Iowa this week moved into the second phase of its vaccine rollout while the state’s stockpile remains low just a few days after it hit a new record amount of COVID deaths.
First responders, educators and Iowans age 65 or older are now able to join healthcare workers in receiving the vaccine, making about 20% of the state’s population eligible amid a particularly deadly stretch—on Sunday the Iowa Department of Public Health recorded 250 deaths, its highest single-day record.
But the new vaccine distribution phase has come as a frustration to some county employees and public health departments around the state who said the quickly announced increase in vaccine qualifiers won’t necessarily see their inoculations due to dose shortages.
“We were surprised when the recommendation was made to open availability to people 65 plus without an increase in supply and we weren’t ready. And I’m apologizing for this but make no mistake, we take care of our seniors,” said Polk County Supervisor Angela Connolly in a recent press conference.
“We are very frustrated because we have had many of the process and procedures in place to vaccinate a large number of people, but we simply don’t have enough vaccines, and health department staff is working around the clock to administer the small amount of vaccine that we have.”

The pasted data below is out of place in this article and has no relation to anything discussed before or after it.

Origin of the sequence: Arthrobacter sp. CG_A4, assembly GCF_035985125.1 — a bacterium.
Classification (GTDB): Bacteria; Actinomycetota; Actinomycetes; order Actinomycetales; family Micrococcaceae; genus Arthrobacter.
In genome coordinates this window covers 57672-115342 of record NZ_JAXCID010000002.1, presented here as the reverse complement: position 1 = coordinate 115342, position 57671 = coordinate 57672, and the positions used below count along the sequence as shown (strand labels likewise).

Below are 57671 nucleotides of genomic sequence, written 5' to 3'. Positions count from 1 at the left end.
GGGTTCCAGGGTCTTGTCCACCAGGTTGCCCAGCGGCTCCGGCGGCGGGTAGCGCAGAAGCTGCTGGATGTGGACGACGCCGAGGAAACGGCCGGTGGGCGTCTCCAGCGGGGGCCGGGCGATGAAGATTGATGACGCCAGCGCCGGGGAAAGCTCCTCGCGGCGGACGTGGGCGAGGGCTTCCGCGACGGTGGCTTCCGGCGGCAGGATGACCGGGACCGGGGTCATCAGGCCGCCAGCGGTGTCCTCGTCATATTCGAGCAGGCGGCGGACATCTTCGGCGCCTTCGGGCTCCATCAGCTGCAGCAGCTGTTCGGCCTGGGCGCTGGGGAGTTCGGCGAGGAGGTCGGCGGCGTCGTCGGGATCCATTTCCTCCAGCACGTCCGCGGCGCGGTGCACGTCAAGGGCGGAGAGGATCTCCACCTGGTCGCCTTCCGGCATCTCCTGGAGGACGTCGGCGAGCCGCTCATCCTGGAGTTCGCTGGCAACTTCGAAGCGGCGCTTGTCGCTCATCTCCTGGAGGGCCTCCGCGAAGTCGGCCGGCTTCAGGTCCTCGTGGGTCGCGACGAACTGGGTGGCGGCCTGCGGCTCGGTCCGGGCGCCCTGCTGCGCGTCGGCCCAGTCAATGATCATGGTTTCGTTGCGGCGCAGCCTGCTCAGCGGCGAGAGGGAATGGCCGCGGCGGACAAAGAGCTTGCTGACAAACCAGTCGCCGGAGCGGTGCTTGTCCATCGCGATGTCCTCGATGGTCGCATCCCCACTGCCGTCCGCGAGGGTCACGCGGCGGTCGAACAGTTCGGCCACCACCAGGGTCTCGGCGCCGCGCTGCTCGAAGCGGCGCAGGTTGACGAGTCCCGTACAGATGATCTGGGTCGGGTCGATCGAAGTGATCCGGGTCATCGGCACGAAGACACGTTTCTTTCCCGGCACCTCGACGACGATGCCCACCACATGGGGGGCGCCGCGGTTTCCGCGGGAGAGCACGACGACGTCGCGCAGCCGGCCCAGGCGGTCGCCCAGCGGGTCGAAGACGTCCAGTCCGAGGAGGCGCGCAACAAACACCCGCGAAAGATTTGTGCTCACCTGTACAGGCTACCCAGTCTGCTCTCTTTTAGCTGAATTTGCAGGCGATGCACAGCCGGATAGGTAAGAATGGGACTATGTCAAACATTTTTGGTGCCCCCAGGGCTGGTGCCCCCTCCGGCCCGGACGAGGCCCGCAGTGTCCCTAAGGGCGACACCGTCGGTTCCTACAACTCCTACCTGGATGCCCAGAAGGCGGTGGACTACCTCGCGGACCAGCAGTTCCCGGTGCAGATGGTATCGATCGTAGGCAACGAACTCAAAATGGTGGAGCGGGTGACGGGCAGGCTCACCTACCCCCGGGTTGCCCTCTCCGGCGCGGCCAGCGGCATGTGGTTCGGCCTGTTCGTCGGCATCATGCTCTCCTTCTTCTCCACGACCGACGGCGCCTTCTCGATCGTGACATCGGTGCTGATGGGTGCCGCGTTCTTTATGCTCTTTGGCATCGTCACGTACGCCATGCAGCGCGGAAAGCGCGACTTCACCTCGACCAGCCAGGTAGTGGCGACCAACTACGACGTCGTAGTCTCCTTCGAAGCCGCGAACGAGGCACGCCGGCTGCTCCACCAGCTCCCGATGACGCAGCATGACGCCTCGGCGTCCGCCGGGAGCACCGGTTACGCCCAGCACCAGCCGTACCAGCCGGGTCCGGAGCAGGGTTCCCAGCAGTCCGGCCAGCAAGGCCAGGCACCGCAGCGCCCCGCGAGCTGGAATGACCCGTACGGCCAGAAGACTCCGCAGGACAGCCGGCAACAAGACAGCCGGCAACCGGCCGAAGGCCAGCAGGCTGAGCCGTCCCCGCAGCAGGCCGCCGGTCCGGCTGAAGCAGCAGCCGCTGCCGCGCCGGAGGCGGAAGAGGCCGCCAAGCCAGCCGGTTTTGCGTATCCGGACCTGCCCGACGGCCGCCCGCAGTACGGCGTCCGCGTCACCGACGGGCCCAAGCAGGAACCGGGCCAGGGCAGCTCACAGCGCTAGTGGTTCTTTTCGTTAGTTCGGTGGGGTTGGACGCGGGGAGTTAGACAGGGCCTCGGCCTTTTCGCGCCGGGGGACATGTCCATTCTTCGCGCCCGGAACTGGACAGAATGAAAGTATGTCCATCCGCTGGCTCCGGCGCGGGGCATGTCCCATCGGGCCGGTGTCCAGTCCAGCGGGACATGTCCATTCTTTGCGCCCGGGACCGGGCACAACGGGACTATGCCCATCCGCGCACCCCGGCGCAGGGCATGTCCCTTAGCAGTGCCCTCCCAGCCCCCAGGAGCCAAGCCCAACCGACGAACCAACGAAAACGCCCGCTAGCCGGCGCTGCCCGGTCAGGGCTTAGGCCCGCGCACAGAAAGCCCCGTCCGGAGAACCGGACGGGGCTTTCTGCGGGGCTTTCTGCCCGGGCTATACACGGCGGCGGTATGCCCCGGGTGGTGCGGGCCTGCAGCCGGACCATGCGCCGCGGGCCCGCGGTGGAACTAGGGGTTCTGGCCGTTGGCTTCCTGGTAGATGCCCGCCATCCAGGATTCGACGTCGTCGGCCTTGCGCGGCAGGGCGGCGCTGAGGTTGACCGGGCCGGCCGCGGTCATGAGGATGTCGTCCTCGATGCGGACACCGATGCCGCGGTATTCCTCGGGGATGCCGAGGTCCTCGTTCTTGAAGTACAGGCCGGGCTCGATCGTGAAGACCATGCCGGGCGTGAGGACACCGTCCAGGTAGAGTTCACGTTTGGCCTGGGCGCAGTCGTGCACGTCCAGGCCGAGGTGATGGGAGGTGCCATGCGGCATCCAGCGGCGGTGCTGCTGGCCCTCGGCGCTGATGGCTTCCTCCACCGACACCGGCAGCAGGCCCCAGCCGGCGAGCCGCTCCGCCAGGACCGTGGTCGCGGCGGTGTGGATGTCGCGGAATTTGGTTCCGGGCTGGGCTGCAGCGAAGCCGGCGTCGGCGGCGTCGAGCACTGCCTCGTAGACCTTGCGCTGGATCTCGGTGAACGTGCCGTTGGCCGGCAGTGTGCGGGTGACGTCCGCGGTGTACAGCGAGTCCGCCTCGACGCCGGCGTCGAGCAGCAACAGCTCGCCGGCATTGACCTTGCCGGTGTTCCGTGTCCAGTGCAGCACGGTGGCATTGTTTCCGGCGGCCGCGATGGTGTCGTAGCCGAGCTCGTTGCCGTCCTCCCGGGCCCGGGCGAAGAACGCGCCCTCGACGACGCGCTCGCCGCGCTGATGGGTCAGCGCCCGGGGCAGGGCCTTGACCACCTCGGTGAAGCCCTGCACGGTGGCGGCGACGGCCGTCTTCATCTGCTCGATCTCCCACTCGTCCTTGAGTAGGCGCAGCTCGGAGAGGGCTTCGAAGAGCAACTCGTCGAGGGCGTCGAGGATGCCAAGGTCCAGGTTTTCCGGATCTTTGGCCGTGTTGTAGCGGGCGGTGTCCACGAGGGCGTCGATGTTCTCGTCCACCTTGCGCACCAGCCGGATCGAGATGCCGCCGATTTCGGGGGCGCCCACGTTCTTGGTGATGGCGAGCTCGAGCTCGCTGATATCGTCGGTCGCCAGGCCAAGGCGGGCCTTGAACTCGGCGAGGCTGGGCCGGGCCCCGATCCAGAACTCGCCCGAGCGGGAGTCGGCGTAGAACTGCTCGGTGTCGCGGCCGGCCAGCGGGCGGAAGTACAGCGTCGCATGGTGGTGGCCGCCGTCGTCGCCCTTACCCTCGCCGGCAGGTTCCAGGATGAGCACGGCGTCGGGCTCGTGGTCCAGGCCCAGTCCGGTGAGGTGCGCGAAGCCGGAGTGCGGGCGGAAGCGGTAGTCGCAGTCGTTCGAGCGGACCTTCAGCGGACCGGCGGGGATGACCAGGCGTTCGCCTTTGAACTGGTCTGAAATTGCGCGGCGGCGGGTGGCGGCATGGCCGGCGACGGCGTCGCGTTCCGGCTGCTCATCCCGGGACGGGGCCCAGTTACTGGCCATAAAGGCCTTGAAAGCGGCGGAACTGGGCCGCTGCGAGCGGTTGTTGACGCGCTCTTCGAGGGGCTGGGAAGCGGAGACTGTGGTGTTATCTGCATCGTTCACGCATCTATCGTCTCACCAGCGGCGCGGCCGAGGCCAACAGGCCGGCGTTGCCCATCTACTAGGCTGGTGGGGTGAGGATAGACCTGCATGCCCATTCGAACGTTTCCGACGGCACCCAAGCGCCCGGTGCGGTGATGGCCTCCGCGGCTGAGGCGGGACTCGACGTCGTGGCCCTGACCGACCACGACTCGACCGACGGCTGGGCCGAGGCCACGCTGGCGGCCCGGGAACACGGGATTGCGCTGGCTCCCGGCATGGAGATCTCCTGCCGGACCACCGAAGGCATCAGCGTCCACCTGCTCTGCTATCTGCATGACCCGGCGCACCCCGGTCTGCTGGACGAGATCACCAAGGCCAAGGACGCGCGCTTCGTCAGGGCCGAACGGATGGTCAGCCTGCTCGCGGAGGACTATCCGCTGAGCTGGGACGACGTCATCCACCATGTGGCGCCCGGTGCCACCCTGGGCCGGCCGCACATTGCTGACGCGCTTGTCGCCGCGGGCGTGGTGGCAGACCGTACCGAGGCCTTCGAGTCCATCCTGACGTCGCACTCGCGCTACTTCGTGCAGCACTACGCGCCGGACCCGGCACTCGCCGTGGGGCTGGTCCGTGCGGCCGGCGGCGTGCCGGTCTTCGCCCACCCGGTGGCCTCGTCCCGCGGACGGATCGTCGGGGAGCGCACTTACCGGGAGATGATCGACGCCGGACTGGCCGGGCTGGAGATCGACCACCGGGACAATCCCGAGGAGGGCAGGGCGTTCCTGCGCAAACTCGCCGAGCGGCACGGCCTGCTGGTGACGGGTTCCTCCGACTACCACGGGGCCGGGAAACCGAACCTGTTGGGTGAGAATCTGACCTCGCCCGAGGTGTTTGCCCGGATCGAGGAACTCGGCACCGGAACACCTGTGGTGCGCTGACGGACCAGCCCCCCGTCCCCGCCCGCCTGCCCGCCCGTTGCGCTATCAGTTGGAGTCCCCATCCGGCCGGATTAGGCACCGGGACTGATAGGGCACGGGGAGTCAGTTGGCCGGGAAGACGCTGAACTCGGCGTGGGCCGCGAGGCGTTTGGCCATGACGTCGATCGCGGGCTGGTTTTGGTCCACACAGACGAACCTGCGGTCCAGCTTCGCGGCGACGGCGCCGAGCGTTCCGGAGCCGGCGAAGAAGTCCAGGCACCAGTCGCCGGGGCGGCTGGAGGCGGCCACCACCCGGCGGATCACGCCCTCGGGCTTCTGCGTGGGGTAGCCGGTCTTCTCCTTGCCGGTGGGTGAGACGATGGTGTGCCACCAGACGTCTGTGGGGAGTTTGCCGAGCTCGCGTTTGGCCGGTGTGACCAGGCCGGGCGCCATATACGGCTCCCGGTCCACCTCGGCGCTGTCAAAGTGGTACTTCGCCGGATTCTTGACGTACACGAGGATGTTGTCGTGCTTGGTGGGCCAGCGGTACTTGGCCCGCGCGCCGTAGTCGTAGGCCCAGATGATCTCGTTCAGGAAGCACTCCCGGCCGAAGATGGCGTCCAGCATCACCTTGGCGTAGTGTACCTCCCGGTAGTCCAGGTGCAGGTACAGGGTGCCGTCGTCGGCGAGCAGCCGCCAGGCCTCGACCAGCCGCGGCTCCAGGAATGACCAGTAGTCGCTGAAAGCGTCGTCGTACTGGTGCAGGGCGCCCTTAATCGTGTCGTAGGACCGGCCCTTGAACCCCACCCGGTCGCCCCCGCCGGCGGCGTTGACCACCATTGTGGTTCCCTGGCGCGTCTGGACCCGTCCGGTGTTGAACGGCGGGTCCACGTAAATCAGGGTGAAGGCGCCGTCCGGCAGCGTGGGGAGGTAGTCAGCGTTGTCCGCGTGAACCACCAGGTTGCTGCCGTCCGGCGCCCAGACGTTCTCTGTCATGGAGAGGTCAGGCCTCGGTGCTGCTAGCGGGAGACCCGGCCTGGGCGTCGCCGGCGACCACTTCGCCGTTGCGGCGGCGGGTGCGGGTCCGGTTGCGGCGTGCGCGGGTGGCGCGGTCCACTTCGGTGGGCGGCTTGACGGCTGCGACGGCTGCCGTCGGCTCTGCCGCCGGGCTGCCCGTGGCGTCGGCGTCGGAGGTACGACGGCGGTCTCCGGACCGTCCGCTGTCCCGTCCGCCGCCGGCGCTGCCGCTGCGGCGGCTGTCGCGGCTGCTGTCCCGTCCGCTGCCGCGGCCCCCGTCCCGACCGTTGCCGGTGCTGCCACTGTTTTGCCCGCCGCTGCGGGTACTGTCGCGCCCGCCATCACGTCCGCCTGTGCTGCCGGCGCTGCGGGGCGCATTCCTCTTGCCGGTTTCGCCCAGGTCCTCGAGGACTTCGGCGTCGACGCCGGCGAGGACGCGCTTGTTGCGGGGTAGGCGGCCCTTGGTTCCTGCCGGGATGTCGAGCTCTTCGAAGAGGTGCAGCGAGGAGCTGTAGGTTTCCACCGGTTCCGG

At her Wednesday press conference last week, Gov. Kim Reynolds said that Iowa’s weekly supply of vaccine doses rounds to about 45,000 per week—which doesn’t include second dose allotments. Under the new vaccine distribution phase, about 660,000 Iowans qualify.
“The nation’s current vaccine supply simply cannot keep up with the incredibly high demand,” Reynolds said.
Rural Iowa-based infectious disease specialist Megan Srinivas echoed Connolly’s frustrations over receiving news of the increased qualifiers without any preparation or planning from the state.
“Unfortunately, the communication between the Governor and even the county departments of health has been really lacking and there hasn’t been any transparency in how tiers are being selected and how and when they were going to open up the doors to the next levels of the phases,” she said.
“I know that several county health departments were caught off guard when they were suddenly told that everybody 65 plus was going to have access. And left our county health departments in very difficult situations, because suddenly they’re getting calls from everybody and didn’t know this was going to happen and didn’t have the system yet set up that was going to handle the signup and the influx of requests, let alone were aware of what vaccine we were going to get and when.”
Srinivas said that expanding vaccine qualifications in the state isn’t problematic in itself, it just would have been helpful for already strapped public health departments to be made aware of changes ahead of the public in order to prepare for increased requests.
“I think that it’s actually a good move to try to get more people qualified to get the vaccine. Because the more people we can get vaccinated and the faster we can do it, the sooner we can hopefully see transmission start to drop off,” Srinivas said. “So it’s good to open it up, the problem is the manner in which it happened.”
by Isabella Murray
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